Beyond Terrordome

Facebook's reputation management system and the prison house of identity
It's obvious that Facebook wants to be the ultimate ad-targeting mechanism: It collects information on self-generated demographic networks and is developing ways to sell those micro-demos to marketers looking to maximize the effectiveness of their messaging. Facebook assembles audiences for ad broadcasters; the intramural sharing among users is in some respects a sideshow to this line of business, except insofar as that data can be used to refine the narrowcasting. It's not clear whether the "creepiness" of targeting inhibits or augments ads' impact, but this initiative is proceeding apace. The data on how users respond to the ads are also being collected, and the ads will be adjusted accordingly. And users themselves will be able to conceive their discourse as explicit advertising by paying for "promoted posts," which will guarantee that the information shared will be featured prominently to the… Read More...

Radio ASMR

ASMR delivers aesthetic transcendence with a formal vocabulary that excludes authenticity from the outset
At 8:00 pm London time, Resonance FM is airing a program on ASMR (Autonomous Sensory Meridian Response) — tingling sensations in the brain brought on by hearing things like repetitive scratches and whispers in accented language. At @autodespair's request (thanks!), I wrote a short, highly speculative essay that will be featured in the program; I'm pretty sure it will even be whisper-spoken in ASMR style. The text I submitted is below (some of it was recycled from here). Maybe the way to understand ASMR is as an anti-aesthetic, or rather an ur-aesthetic hidden in plain sight — art without the egotism of the art world, the concern for cultural capital, the status displays. Intentionality is irrelevant to the experience; ASMR recordings and videos aim to reproduce the feeling of having something resonate accidentally, despite its content. The reaction is pure, undeniable, uncalculated.… Read More...

Fragments on microcelebrity

Microcelebrity evokes something small but it marks an excess, a need for more, a hunger, a dissatisfaction that can't be resolved by social media.
1. I'm trying to collect some thoughts for an essay I've promised to write about microcelebrity. In the past I've talked about the phenomenon mostly in terms of personal branding and amassing capital in an attention economy through social media. The idea there is that in communicative capitalism, you are only as valuable as your platform, the audience you can bring. In other words, the main work we do in a network society is assemble and commercialize our social network in various ways; microfame is one way of conceptualizing and articulating that process. Microcelebrity is a matter of misrecognizing the potential to be broadcast as the achievement of being seen; mistaking talking for necessarily having an audience. 2. Usually the attention economy is conceived in terms of a surfeit of information creating a scarcity of time to take it all in.… Read More...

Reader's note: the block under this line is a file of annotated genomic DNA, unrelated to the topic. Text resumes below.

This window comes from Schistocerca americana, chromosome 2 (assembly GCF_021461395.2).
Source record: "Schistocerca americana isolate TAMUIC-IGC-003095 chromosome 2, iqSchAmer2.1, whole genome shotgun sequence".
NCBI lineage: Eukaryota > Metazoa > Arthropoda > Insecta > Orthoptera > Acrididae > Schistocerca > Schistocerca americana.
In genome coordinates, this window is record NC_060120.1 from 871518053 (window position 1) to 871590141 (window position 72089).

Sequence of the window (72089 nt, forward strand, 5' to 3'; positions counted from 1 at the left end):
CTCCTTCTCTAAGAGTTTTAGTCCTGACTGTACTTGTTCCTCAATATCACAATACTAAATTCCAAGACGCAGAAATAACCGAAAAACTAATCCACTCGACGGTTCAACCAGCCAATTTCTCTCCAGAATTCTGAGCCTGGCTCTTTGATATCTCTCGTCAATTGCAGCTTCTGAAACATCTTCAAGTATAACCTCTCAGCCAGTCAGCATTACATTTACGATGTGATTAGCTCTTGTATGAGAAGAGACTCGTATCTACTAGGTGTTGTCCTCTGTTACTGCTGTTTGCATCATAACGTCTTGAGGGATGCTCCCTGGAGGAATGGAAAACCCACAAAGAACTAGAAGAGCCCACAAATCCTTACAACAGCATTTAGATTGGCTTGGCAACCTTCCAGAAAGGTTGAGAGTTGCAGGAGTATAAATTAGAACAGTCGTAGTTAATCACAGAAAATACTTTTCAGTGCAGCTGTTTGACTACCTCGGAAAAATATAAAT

Sade Is Punk as Fuck

If punk necessarily denotes the identity which is not one, than Sade is its ablest exponent
It's no secret that  pop punk's mainstream success in the 1990s necessitated a retroactive redefinition of what could be considered "real" punk. By its nostalgic defenders, it was no longer to be understood in terms of any formal musical hallmarks -- relentless tempos, simplified song structures,  amateurish guitar thrashing, atonal barking rather than singing. Instead punk was rebranded as a disposition, an iconoclastic attitude that manifests itself as a rejection of contemporary terms of success and embraces a radical posture of refusal, sometimes in the guise of an intentionally abrasive avant-gardist innovation. Punk wasn't merely a genre of music; that is, like all genres it aspired to become a totalizing lifestyle, though its adherents would hardly use that term. They preferred to discuss it in such terms as "respecting the scene," disavowing the various brand logos under which they disciplined… Read More...

Liquid Modernity and Social Media

Liquid modernity dissolved identity; social media tries to resolidify it.
I've been reading Zygmunt Bauman's Liquid Modernity, which has some interesting speculation about mandatory individuality in the "liquid modern" world, in which few traditions and institutions remain to anchor identity.  It's a familiar story: capitalism (if you follow Marx's version) dispenses with old solidities to facilitate a universal trafficking of everything, such that you end up having to buy your own identity rather than inherit it by virtue of being born. That's not necessarily a terrible thing if you would have been born into some subaltern caste, but it's obviously not a guarantee that you will face some level playing field of equal opportunity. Our identities under capitalism are as circumscribed as they are under other forms of society but capitalism discourages us from identifying ourselves in terms of those circumscriptions, promising us instead the ability  to create ourselves in the… Read More...

Love song of J. Lacan